Note about summer and pets: As summer heat waves take hold and temperatures spike, the dilemma of regulating body heat becomes a canine’s chief concern. With few pores on their body to release perspiration, it can be metaphorically likened to our wearing a fur coat 24/7. As you’re enjoying the pleasures of this season, keep these points in mind to make sure your dog is not only safe but comfortable, too.
➢ Access to water
Place dishes of fresh water indoors and out. If you prefer your dog not drink from toilets, fountains, or pools, have a large dish along side each of these locations. Should your daily fun include an excursion, take a collapsible bowl and a bottle of clean water with you.
➢ Keys in the car
While I’d support a law mandating pets not be in cars when the temperature peaks 60%, if you must bring your dog in the car, pack an extra set of keys in the glove compartment. If you need to leave your dog in the car for any reason, leave the air conditioner on. A car can overheat in minutes.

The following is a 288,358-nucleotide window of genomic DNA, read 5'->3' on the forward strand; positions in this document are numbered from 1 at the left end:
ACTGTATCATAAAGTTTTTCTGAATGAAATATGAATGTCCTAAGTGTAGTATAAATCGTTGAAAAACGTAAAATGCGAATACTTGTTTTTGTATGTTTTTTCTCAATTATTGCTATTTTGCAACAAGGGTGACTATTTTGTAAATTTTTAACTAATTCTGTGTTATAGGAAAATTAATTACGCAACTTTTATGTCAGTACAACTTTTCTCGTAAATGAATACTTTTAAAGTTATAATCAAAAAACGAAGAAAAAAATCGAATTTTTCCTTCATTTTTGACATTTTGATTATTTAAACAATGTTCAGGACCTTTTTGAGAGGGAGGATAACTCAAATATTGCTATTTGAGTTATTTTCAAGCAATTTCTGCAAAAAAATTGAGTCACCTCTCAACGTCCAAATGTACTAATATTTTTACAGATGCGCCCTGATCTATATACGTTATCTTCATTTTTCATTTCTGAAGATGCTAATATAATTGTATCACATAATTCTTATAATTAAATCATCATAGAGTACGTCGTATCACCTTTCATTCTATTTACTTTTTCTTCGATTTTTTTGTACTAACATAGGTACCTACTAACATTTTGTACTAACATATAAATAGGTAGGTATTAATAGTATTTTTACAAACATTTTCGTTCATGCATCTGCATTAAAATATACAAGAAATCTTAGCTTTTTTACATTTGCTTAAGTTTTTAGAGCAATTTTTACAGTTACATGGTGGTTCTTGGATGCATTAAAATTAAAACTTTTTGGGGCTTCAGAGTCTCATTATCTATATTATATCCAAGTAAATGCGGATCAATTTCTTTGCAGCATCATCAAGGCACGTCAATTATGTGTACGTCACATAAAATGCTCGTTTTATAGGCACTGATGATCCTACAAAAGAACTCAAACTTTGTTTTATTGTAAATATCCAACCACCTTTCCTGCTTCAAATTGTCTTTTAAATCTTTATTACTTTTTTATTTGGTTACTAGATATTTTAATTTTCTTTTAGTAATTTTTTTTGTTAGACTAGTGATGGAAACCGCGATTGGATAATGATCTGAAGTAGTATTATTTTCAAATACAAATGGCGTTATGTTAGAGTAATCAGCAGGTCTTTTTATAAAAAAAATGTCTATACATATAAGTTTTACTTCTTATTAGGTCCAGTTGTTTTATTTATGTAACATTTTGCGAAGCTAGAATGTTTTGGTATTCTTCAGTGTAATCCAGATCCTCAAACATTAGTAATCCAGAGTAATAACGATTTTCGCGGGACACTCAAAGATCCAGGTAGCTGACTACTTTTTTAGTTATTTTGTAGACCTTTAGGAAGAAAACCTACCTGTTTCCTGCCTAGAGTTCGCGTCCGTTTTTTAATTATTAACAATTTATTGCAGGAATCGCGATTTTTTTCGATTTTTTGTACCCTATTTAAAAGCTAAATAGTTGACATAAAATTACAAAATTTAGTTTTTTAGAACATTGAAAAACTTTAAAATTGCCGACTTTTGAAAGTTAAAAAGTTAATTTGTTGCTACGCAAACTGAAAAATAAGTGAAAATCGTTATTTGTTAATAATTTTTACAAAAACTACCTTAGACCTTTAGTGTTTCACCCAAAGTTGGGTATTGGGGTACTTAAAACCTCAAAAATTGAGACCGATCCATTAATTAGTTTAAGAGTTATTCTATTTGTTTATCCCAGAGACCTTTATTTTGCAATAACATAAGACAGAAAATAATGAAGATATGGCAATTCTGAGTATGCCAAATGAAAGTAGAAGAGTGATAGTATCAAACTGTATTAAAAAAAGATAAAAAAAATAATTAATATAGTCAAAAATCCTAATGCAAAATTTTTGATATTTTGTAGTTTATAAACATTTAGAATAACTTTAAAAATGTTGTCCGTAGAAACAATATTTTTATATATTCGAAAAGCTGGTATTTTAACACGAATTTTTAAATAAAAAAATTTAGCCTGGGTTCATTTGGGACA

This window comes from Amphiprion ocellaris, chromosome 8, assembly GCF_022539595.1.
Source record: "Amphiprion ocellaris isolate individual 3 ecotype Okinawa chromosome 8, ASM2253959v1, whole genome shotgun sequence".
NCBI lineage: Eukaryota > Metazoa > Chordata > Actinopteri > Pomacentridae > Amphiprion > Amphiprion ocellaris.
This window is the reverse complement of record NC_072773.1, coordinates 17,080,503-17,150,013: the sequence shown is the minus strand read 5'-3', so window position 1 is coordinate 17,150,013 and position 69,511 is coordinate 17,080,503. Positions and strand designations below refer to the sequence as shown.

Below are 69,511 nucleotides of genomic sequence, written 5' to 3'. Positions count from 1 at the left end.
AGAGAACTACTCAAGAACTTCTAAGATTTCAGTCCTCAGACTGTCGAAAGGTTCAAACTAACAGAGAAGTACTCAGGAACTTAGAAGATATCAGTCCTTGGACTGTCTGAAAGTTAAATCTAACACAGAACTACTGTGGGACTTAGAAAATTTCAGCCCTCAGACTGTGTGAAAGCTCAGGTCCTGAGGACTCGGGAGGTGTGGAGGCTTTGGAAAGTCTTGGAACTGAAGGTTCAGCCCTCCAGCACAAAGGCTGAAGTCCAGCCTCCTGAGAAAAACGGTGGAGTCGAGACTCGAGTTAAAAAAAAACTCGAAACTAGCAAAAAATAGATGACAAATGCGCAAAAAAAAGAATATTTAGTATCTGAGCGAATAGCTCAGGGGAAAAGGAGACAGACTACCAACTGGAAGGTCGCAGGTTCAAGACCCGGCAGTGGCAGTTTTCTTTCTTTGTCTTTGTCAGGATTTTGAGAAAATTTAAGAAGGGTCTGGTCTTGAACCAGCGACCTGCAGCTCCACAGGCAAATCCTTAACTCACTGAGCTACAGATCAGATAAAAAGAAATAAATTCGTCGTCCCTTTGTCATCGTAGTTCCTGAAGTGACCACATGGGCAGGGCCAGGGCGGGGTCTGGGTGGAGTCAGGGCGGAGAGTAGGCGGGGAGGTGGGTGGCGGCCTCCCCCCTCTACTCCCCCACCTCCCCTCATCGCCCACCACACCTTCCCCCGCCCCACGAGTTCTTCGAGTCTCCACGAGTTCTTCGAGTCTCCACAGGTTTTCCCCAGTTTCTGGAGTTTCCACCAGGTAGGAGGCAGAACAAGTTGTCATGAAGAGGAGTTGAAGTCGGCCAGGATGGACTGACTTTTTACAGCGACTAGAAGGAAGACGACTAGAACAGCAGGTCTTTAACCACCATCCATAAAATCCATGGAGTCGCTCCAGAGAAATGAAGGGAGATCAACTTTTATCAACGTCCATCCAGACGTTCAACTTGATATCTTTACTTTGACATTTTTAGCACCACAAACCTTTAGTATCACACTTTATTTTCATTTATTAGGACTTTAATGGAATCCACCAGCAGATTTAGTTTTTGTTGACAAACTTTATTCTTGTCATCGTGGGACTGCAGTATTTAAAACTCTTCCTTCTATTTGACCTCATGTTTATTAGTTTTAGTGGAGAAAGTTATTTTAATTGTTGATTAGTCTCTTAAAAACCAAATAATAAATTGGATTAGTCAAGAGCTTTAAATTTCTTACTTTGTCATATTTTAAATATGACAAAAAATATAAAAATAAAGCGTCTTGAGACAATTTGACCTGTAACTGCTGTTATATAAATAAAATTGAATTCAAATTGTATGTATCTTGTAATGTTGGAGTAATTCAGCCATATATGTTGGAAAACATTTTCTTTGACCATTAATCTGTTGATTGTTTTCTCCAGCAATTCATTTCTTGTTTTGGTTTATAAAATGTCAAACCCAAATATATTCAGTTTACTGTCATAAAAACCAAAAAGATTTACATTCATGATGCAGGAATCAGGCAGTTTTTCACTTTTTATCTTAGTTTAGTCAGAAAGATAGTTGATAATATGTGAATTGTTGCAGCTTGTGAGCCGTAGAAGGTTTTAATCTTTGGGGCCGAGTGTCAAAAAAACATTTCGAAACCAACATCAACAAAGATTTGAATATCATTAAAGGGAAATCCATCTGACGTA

➢ Slowing metabolism
During the hot months, your dog’s metabolism will slow down naturally. Do not be alarmed if their food consumption drops or their interest in exercise and play dwindles, especially during the hottest part of the day.
➢ Feel the pavement
Your dog’s “bare” paws are the most sensitive part of their body. If walking on pavement, place the palm of your hand down before forcing your dog to follow you. Too hot? Choose a cooler time to walk or find a shaded pathway at a local park.
➢ Access to shade and pools of water
When leaving your dog alone, a cool indoor location is ideal. If forced to spend time out of doors, provide access to shade, a shallow pool to lie in, and plenty of fresh water to drink.